If God exists, our expectations about the development of biological life are wide open. Theism does not rule out a long process of biological development, but theists are not restricted to such theories. In an atheistic universe, however, life has to develop over a long time. The variety of life forms cannot arise all at once. Complex life required a long developmental process.
Since God could create life in any number of ways, the fact it came as a result of a long process does not provide evidence for theism. Atheism, however, requires some kind of long-term biological process for complex biological life. Therefore natural selection does provide evidence for atheism. This aspect of the universe, then, does support Dawkins’ claim that there is no God. It is important we recognize that natural selection provides evidence for atheism even though it is compatible with theism.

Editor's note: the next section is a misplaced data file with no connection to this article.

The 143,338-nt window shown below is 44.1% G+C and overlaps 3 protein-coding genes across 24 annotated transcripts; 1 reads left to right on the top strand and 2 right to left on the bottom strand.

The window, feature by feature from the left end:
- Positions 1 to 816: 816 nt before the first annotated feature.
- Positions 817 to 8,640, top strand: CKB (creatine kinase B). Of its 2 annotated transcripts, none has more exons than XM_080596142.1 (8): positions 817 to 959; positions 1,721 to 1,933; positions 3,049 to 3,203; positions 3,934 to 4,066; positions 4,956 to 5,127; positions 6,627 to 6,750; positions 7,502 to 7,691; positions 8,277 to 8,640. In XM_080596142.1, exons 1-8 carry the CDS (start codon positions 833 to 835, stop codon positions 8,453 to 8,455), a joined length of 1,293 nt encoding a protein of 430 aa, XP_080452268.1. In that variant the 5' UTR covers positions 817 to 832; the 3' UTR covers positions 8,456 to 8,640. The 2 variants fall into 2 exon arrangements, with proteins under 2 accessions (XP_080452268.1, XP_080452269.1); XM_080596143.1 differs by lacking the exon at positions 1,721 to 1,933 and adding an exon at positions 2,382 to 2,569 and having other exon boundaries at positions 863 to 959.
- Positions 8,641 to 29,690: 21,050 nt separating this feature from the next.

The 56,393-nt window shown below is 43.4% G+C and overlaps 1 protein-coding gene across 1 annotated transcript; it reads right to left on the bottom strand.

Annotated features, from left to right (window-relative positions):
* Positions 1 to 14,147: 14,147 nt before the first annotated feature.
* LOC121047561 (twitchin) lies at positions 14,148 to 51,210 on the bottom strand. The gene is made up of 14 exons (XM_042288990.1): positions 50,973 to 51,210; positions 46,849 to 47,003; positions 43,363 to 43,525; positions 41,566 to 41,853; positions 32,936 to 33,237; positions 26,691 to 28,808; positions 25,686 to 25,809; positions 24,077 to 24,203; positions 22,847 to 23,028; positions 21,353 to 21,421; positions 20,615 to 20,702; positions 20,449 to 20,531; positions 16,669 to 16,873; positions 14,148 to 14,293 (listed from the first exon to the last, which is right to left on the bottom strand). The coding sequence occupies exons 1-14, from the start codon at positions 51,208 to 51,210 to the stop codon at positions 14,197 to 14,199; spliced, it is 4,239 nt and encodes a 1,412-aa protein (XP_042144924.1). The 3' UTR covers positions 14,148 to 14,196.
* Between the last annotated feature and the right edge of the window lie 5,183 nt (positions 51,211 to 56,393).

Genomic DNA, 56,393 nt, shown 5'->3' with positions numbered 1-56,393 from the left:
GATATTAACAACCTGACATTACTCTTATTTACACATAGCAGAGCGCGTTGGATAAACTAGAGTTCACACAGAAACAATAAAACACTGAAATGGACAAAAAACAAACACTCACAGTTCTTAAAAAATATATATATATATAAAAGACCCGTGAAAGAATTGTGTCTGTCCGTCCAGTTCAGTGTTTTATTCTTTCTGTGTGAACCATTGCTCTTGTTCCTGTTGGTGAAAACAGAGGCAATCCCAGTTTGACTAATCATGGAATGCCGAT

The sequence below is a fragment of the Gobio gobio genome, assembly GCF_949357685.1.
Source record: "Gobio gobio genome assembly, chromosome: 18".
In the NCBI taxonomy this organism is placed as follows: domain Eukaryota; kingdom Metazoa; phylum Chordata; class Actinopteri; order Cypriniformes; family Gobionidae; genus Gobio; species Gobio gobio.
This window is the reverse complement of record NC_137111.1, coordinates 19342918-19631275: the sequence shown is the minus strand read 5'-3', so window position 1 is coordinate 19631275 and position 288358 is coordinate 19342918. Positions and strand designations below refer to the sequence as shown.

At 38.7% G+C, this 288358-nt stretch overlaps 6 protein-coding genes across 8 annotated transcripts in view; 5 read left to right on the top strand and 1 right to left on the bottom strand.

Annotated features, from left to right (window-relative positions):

Three elements that fit better in a theistic universe
According to Dawkins, natural selection supports the claim that the universe is atheistic. This makes Dawkins’ argument the best one he offers. If all we look at, however, is the development of complex biological life, his case would be quite strong. Other aspects of the universe as we find it, however, point in the opposite direction. Here are three major elements of our universe that fit significantly better with a universe in which God exists than in the atheistic universe. It is not that they are incompatible with atheism, but they do not fit neatly into the atheistic world.